Video Viewability in a Social World

It seems like everyday there’s a new article about video viewability – new standards, how to measure it, what exactly it even means.  The topic is all the more important given the explosion in video advertising and massive amount of ad dollars being allocated to this medium. Just this morning, eMarketer reported that “Nearly 70% of UK and US marketers have moved TV ad budgets to programmatic video”. This year, eMarketer estimates programmatic video will surge nearly 212% to $2.18 BILLION (which still represents a relatively small portion of the total video ad market).

Among US digital media buyers and suppliers polled by Integral Ad Science in December 2014, programmatic video ranked as the area that would experience the greatest growth in 2015.
Not sure if social video ads fall into the “programmatic” realm (doesn’t it all these days!?!?!) but here too we’re seeing huge growth, with Facebook and YouTube experiencing a massive influx of video advertising. So with all this growth, we’d expect there to be questions around measurement and how to value video ads. eMarketers report includes a breakdown of the top KPIs and you guessed it, viewability is at the top:

video viewability

Viewability is important, for many reasons, but considering the investment required to make video in the first place, as a business pouring ad dollars into this medium, I want be confident REAL people are seeing, and engaging with, my video content. So while the major players in the programmatic space argue about what “viewability” is or isn’t and how to deal with it (according to recent studies, nearly 25% of video ad views are fraudelent.), I honestly feel social has the opportunity to prove itself as an extremely capable, and even preferred method, for video advertising. Why? Placement. (As well as crazy powerful targeting of course.) Video ads on social (specifically YouTube, Facebook & Twitter in this case) appear front and center, in a users feed. Especially with mobile, it’s nearly impossible not to see this content.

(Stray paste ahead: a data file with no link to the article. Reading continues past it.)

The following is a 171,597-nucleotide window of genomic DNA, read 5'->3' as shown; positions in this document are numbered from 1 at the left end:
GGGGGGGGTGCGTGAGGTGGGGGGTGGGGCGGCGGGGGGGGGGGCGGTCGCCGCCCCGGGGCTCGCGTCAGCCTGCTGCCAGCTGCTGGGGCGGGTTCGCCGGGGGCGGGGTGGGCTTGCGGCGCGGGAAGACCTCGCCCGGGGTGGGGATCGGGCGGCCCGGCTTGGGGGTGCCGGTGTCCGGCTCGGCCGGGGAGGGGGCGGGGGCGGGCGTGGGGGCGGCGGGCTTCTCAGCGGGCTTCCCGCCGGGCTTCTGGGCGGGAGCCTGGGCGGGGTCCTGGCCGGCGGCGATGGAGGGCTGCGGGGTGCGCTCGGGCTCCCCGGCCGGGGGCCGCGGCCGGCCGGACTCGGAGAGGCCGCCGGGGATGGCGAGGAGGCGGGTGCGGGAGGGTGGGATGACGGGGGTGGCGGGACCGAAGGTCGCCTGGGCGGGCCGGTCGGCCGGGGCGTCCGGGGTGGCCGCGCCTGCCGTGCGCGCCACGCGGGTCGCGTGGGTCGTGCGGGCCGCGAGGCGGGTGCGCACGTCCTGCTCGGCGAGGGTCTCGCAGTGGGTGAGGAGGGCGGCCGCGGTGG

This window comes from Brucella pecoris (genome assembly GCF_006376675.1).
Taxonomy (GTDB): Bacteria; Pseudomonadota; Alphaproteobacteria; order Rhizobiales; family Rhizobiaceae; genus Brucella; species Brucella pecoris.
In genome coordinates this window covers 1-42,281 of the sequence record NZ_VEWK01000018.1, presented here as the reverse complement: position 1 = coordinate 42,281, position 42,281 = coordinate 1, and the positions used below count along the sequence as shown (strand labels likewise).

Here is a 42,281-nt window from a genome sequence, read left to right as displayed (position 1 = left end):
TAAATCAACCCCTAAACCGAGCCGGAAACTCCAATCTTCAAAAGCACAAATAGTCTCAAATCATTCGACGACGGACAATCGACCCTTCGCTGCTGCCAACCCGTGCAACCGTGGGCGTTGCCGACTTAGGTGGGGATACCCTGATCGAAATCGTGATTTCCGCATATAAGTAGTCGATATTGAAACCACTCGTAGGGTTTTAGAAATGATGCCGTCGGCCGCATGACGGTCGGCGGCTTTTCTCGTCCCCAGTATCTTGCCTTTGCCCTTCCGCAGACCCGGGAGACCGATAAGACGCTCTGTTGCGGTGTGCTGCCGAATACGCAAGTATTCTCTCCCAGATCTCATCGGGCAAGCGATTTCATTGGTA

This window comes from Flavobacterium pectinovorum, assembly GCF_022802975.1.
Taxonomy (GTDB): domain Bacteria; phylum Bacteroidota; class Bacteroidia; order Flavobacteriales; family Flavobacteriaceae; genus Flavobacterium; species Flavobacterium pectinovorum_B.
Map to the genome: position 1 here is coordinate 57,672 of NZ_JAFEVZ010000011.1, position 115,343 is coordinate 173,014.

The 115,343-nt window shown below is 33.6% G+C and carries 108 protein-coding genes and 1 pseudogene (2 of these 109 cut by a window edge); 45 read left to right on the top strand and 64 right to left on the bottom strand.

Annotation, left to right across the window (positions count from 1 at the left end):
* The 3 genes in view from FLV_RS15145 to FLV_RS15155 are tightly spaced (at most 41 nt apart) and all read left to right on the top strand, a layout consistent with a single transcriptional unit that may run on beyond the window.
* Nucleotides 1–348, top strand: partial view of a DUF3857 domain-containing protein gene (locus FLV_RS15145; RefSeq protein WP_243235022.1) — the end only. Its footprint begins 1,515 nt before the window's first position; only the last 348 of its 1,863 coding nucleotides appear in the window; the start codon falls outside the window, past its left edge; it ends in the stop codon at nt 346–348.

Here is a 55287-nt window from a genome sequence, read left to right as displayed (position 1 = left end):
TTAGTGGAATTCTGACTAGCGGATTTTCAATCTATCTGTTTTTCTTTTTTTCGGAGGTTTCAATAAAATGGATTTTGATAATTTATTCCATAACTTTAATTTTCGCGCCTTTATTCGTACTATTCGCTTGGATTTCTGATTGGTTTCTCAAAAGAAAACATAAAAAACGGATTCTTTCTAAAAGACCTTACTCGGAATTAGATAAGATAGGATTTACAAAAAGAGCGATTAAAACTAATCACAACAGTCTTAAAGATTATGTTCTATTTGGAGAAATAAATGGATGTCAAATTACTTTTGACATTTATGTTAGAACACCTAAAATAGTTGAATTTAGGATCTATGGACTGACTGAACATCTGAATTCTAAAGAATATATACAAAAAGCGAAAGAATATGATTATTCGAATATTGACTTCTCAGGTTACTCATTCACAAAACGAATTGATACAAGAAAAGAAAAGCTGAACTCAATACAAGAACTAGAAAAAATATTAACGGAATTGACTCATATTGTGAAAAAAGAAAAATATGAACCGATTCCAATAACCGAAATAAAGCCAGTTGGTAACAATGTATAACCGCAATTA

How do Facebook, Twitter and YouTube even measure viewability? It varies, but each argues they have VERY high viewability rates:

  • Advertisers are charged only if a user has watched more than 30 seconds, or to the end of the video, which ever comes first
  • According to Google (hah) YouTube viewability is close to 91% (read their viewability study here –


  • Advertisers only pay when a video is watched for three or more seconds
  • Ad is “viewable” the instant any part of it appears on a users’s screen
  • Auto-play is a huge factor here (realistically most Facebook users don’t realize they can deactivate autoplay in their settings) and the video campaigns we run for clients often see over 75% of views stemming from auto-pay
  • Facebook claims its ads are 100% viewable


  • Just yesterday, announced 100% viewability “promise” on video ads – ad has to be 100% in view
  • Prior to this announcement, users had to click on the video ad to get charged. Now they too are joining the auto-play world

The conversation about viewability isn’t new, but it’s heating up and we expect in the end consumers will be the ones to (hopefully!) benefit. That being said, it’s up to the marketers themselves (and the agencies) to make sure to carefully look at a variety of metrics – engagement, website traffic, sales –  to determine if video is effective.


Ian Mackie About the author
No Comments

Leave a Comment: